Johns Hopkins Hospital is sued over ineligible Medicare claims

U.S., whistle-blower allege millions were paid for procedures not covered

January 16, 2003|By Julie Bell | Julie Bell,SUN STAFF

The Justice Department has filed a civil fraud lawsuit against Johns Hopkins Hospital, joining a whistle-blower in alleging that the Baltimore institution billed Medicare for millions of dollars in procedures involving cardiac devices that were experimental and therefore ineligible for payment.

Hopkins denied it has done anything wrong and has moved for dismissal of the federal lawsuit, which seeks $5,000 to $10,000 in penalties for each of the 556 procedures involved.

The federal lawsuit, brought in U.S. District Court in Baltimore, also seeks damages equal to three times the amount of the alleged improper Medicare payments. The payments were related to billings Hopkins submitted from 1986 to 1995.

The government did not say in its complaint exactly how much money it's seeking to recover.

But Hopkins maintains that it didn't immediately know about the policy because Medicare didn't publicize it when it was implemented in 1986.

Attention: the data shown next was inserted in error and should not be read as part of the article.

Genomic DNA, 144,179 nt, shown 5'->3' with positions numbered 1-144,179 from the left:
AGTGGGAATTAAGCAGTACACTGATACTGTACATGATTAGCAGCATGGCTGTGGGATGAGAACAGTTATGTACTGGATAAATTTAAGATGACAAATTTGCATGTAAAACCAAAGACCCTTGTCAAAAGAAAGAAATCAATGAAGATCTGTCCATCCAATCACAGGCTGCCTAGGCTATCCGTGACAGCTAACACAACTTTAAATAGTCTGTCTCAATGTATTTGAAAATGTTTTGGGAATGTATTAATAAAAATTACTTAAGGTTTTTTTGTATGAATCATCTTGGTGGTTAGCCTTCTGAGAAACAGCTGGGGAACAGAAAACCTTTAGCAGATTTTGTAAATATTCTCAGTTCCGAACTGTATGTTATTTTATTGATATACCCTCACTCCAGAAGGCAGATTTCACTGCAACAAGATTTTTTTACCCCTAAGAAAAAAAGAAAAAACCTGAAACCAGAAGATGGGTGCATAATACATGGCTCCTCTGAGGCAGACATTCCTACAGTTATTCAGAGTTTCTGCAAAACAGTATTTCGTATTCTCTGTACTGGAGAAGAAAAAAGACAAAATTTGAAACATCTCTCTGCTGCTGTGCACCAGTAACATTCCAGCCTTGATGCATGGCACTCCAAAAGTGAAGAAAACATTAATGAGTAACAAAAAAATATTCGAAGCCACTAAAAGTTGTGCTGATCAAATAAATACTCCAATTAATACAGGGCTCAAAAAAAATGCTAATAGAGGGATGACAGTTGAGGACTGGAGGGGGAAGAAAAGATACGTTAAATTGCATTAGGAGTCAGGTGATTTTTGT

The hospital also contends that the policy against paying for experimental devices was included in a Medicare handbook but never made part of an official regulation - meaning it amounted to a guideline without the force of law.

The policy against payment, rescinded in 1995, applied only to Medicare, Hopkins said.

"We truly believe Medicare patients should get the same care as non-Medicare patients," said G. Daniel Shealer Jr., deputy general counsel of the Johns Hopkins Health System. "Generally, this was the standard of care, and non-Medicare payers were willing to pay for it, and Medicare currently is willing to pay for it."

The federal lawsuit was spurred by a whistle-blower lawsuit filed by Kevin D. Cosens, a medical device salesman. The case is one of several dozen related lawsuits filed against medical institutions across the country, the Justice Department said yesterday in a press release.

The government so far has reached settlements with 31 hospitals for a total of $42 million - an average of about $1.35 million per settlement.

The government decided to intervene in Cosens' whistleblower lawsuit in August and filed its own complaint Dec. 12. Cosens had filed his lawsuit under the Federal False Claims Act, a Civil War-era law that allows private citizens to sue on behalf of the government and receive about 25 percent of money recovered. The lawsuits were unsealed Dec. 30.

The government's complaint, however, quotes doctors expressing concerns about reimbursement. The federal lawsuit cites a March 1, 1991, memo in which Dr. Thomas R. Hendrix, chairman of Hopkins' Joint Committee on Clinical Investigation, wrote to another doctor:

"What patient in their right mind would risk the financial responsibilities involved in using an unproven experimental device for the treatment of coronary artery disease, when there is a proven device which would be covered by their health/care system?"

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